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Wednesday, 4 March 2015

Otto Ciliax

Otto Ciliax

Career:

Branch: Kaiserliche Marine / Kriegsmarine
Born: 30 October 1891 in Neudietendorf, Gotha, Germany.
Died: 12 December 1964 in Travemünde, Lübeck, Germany.

Ranks:
Admiral
Vizeadmiral
Konteradmiral
Kommodore
Kapitän zur See
Fregattenkapitän
Korvettenkapitän
Kapitänleutnant
Oberleutnant zur See
Leutnant zur See 27 September 1913
Oberfähnrich zur See
Fähnrich zur See

Decorations:
Iron Cross 1914
2nd Class 13 June 1916
1st Class 3 November 1916
U-boat War Badge 1918
Order of the Crown of Italy
Spanish Cross in Gold with Swords 6 June 1939
Spanish Medalla de la Campaña de España
German Cross in Gold on 20 November 1941
Knight's Cross of the Iron Cross on 21 March 1942

Commands:
Admiral Scheer
Takes command on 22 September 1936
Ends command on 31 October 1938

Scharnhorst
Takes command on 7 January 1939
Ends command on 23 September 1939

Personal Information:

Otto Ciliax was born on 30 October 1891 in Neudietendorf and was a serving member of the Kaiserliche Marine and Kriegsmarine during World War II and managed to attain the rank of Admiral and went on to command the following Admiral Scheer and Scharnhorst

Otto Ciliax joined the military service of the Kaiserliche Marine (Imperial Navy) on 1 April 1910 as a Seekadett. Otto Ciliax completed his basic training aboard SMS Victoria Louise before transferring to the Naval Academy Mürwik. After leaving the Academy, he went to serve aboard the battleship SMS Hannover and was promoted to Leutnant zur See (second lieutenant) on 27 September 1913.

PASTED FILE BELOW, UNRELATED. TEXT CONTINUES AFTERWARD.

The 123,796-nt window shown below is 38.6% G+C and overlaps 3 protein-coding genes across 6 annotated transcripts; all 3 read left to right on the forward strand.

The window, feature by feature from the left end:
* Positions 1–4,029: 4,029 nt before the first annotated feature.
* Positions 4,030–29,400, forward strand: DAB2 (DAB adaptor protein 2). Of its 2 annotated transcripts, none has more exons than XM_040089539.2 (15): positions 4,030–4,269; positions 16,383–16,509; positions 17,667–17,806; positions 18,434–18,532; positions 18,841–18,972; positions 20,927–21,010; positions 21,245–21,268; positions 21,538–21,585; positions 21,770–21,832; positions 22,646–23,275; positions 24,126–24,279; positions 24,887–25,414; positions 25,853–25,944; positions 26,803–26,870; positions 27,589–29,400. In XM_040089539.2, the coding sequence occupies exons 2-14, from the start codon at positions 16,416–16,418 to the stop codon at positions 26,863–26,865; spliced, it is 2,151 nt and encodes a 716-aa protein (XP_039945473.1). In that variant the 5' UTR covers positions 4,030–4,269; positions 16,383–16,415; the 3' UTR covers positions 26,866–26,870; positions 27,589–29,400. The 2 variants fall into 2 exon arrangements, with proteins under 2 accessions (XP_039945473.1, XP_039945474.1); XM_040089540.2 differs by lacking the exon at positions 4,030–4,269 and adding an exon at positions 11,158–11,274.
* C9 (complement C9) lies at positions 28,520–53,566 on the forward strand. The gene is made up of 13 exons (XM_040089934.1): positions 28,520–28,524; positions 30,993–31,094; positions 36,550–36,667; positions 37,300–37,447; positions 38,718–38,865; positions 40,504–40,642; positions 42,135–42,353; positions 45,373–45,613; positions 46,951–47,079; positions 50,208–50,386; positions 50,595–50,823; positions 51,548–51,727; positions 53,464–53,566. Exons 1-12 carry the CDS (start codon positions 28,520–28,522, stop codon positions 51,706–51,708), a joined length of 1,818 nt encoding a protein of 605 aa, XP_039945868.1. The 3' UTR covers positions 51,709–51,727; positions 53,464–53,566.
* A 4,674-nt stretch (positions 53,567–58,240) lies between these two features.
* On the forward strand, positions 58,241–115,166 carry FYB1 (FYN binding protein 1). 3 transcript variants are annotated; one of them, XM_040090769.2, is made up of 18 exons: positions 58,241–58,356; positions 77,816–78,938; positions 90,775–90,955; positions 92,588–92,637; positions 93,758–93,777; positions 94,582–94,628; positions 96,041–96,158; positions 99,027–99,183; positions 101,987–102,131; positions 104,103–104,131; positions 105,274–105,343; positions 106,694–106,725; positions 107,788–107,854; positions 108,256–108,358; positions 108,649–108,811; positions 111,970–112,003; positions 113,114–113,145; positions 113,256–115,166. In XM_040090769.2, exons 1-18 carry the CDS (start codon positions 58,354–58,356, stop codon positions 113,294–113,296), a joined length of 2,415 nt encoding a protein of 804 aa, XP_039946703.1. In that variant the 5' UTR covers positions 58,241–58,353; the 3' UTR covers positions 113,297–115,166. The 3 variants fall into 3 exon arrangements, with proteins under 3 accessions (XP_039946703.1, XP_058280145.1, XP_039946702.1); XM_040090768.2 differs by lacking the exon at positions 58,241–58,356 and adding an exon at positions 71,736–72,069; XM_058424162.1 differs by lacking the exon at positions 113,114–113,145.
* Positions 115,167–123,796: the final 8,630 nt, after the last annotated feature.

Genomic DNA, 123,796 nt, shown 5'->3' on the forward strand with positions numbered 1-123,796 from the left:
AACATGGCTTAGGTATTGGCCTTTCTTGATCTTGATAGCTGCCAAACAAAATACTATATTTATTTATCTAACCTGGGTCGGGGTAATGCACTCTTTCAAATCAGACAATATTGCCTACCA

As the Watch-Officer of SM U-52 in First World War he sank the cruiser HMS Nottingham. Otto Ciliax was a former captain of Scharnhorst. In February 1942, he commanded Operation Cerberus, better known as the Channel Dash, when Germany's two battleships, Scharnhorst and Gneisenau and the heavy cruiser Prinz Eugen and a number of other smaller vessels were transferred from Brest to their individual home bases in Germany for planned deployment to Norwegian waters. Otto Ciliax flew his flag on Scharnhorst. Whilst the success of the operation was seen as an embarrassment to the British because the ships were able to infiltrate the English Channel nearly undetected (although both Scharnhorst and Gneisenau ran into a minefield on the way), the transfer from Brest to Germany did away with the threat they had posed to Allied merchant vessels in the Atlantic, that dissipated until Scharnhorst,s chase for Convoy JW 55B, which finally climaxed in the Battle of North Cape and her demise at the hands of HMS Duke of York.

Gallery:

Other: Personnel
Articles:

Sources:

For a complete list of sources